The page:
When Scheffler’s caddie, Ted Scott, who won this tournament twice with Bubba Watson, came off the 18th green, he headed to the clubhouse with his boss’s golf bag on his right shoulder and the tapered, yellow 18th-hole flagstick in his left hand. He marched down a path lined by clapping, cheering fans. He smiled but otherwise did not respond. Scott knew: The folks were there to see the winner. He’s the caddie, not the star. When he talked to reporters he tried to control his emotions, but tears were gathering below his left eye.
Later, Scheffler himself made his way down that same pathway, arm-in-arm with wife, Meredith, whom he met when they were both in high school. (Of course.) He towers over her. She was wearing a floral sundress and carried a green pocketbook. That ringing phone you hear is 1962 calling. There was something serene and appropriate about the whole final day. By the way, Cam Smith would have been a great winner, too. He lost his way as a golfer on Masters Sunday, for a brief while, but not, at all, as a person.
On Tuesday night of Masters week, in a second-floor dining room in the clubhouse, the Masters winners gather for dinner. Hogan started the tradition. Scheffler will keep it going. Everybody sits at one long table and Bernhard Langer, Zach Johnson and Larry Mize sit together in the praise-the-Lord, pass-the-biscuits section of the table. Scheffler will be right at home with them.
It’s easy, when writing any sort of game story, to skip right over any mention of God on the part of the protagonists. That started as a reaction to athletes saying that God was on their side, etc. Oh please.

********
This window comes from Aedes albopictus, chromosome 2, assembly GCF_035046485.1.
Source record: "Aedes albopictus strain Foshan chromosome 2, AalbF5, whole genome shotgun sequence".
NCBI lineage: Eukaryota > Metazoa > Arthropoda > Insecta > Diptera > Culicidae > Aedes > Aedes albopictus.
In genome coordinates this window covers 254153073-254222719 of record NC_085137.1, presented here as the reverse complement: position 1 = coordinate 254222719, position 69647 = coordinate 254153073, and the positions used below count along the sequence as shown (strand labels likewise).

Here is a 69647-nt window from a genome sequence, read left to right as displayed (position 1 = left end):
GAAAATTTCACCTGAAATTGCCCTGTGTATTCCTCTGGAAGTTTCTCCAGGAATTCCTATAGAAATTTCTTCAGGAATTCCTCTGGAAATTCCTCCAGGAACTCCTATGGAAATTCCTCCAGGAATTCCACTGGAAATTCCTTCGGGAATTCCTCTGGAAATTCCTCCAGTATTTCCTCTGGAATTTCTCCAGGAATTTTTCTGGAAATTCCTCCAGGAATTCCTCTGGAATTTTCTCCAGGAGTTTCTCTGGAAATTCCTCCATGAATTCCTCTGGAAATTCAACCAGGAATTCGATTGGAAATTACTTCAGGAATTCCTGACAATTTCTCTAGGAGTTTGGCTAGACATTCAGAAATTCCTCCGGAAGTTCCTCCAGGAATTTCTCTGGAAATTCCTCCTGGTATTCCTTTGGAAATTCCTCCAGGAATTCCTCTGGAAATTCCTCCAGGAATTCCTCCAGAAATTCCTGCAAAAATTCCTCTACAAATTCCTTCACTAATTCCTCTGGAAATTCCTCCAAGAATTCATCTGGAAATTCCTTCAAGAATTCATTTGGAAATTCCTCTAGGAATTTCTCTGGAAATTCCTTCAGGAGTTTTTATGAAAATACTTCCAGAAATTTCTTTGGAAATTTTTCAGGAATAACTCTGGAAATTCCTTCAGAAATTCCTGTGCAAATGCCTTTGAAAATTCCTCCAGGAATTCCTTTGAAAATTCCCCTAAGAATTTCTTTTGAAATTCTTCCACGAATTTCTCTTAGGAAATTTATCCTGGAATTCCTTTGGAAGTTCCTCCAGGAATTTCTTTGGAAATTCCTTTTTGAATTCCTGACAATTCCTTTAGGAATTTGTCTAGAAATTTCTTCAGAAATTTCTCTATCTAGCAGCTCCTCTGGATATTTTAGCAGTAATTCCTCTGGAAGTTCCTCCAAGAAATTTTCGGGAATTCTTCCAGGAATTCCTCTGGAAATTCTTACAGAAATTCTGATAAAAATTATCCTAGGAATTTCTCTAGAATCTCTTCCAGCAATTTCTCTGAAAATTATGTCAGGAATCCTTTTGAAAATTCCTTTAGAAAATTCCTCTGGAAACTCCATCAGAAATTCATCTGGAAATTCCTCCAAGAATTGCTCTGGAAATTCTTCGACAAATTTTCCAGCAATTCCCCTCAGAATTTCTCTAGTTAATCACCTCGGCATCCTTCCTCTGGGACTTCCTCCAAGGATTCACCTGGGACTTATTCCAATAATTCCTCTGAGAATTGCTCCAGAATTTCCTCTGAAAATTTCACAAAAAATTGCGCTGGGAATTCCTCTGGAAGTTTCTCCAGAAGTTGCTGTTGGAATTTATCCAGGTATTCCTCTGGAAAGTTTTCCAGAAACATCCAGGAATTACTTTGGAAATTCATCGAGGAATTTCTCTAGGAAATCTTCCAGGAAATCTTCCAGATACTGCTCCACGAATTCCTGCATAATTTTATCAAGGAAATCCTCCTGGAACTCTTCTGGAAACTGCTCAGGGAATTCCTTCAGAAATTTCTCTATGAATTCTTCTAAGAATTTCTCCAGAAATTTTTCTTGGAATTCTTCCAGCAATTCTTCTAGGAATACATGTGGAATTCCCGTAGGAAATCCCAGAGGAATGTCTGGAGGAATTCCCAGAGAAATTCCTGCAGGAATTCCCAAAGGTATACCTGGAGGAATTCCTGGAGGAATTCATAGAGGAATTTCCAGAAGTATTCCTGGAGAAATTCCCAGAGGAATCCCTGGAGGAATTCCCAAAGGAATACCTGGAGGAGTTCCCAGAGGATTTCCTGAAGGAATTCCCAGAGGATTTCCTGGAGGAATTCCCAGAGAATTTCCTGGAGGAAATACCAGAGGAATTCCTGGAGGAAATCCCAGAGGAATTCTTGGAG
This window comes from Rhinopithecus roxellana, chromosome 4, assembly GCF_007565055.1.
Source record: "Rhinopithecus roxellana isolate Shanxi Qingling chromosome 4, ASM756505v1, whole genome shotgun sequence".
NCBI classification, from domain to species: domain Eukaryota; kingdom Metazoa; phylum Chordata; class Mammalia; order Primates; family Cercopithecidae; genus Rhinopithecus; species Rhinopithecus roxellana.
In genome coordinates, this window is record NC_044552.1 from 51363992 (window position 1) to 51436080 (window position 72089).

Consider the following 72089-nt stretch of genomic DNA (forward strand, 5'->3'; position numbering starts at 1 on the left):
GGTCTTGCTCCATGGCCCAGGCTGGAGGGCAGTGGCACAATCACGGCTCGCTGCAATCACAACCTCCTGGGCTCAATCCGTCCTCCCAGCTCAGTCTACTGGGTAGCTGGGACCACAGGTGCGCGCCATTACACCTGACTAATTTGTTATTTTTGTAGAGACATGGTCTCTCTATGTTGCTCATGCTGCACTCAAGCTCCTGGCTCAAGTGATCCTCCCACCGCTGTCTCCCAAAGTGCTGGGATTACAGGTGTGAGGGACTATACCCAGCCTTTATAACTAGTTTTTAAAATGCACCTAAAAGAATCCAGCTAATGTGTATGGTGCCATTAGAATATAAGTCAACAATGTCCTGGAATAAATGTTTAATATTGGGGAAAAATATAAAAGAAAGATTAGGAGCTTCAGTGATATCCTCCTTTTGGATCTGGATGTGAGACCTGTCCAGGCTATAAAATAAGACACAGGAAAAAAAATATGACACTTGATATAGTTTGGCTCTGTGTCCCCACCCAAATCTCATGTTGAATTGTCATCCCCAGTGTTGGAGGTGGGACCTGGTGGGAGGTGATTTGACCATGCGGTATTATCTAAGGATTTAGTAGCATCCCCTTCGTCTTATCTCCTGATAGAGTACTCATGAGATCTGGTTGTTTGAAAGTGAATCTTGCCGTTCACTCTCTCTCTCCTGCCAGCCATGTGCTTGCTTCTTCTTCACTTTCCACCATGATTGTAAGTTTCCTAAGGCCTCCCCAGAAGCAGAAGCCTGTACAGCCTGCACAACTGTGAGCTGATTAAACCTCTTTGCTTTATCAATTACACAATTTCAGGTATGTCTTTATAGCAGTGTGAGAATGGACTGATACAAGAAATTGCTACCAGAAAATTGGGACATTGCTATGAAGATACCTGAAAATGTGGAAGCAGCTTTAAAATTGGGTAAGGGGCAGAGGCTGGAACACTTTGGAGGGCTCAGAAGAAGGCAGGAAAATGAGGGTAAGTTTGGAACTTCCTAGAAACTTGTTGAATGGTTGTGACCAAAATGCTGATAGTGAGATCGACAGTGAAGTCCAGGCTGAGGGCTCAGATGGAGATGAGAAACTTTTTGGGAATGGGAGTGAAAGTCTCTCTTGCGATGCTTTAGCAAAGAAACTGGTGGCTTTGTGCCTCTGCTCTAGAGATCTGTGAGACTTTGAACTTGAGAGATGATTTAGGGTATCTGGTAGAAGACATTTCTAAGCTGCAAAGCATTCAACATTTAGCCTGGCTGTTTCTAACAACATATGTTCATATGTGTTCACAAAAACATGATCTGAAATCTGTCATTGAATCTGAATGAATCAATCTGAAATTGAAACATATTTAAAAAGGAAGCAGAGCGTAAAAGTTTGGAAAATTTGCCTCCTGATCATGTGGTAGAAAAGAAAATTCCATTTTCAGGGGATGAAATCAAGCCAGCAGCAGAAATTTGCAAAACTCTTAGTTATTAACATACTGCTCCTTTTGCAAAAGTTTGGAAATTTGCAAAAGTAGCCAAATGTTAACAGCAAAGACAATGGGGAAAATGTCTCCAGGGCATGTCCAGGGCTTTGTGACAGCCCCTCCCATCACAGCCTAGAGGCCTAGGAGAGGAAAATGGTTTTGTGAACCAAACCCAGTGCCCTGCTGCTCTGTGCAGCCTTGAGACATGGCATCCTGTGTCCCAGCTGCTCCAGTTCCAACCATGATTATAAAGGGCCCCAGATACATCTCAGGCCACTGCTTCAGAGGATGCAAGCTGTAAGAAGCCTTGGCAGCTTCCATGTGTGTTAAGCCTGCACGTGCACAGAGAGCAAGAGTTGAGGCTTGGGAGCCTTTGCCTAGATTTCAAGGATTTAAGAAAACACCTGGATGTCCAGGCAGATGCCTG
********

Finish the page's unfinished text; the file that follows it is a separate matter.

But when Scheffler talks about his faith it’s in the context of balance and in this year of golfing madness and much noise his priority system is just refreshing. He doesn’t come off as a me-me-me person, or as a golfer looking for more and more and more. He was asked about (to use a modern phrase) his life-work balance.
“It all goes back to my faith,” he said. “The reason why I play golf is that I’m trying to glorify God and all that he’s done in my life. So for me, my identity isn’t a golf score. Like Meredith told me this morning, if you win this golf tournament today, if you lose this golf tournament by 10 shots, if you never win another golf tournament again she goes, I’m still going to love you, you’re still going to be the same person.”
Does that sound like a 25-year-old who just won the Masters?
It’s like he’s figured something out. It’s like he knows.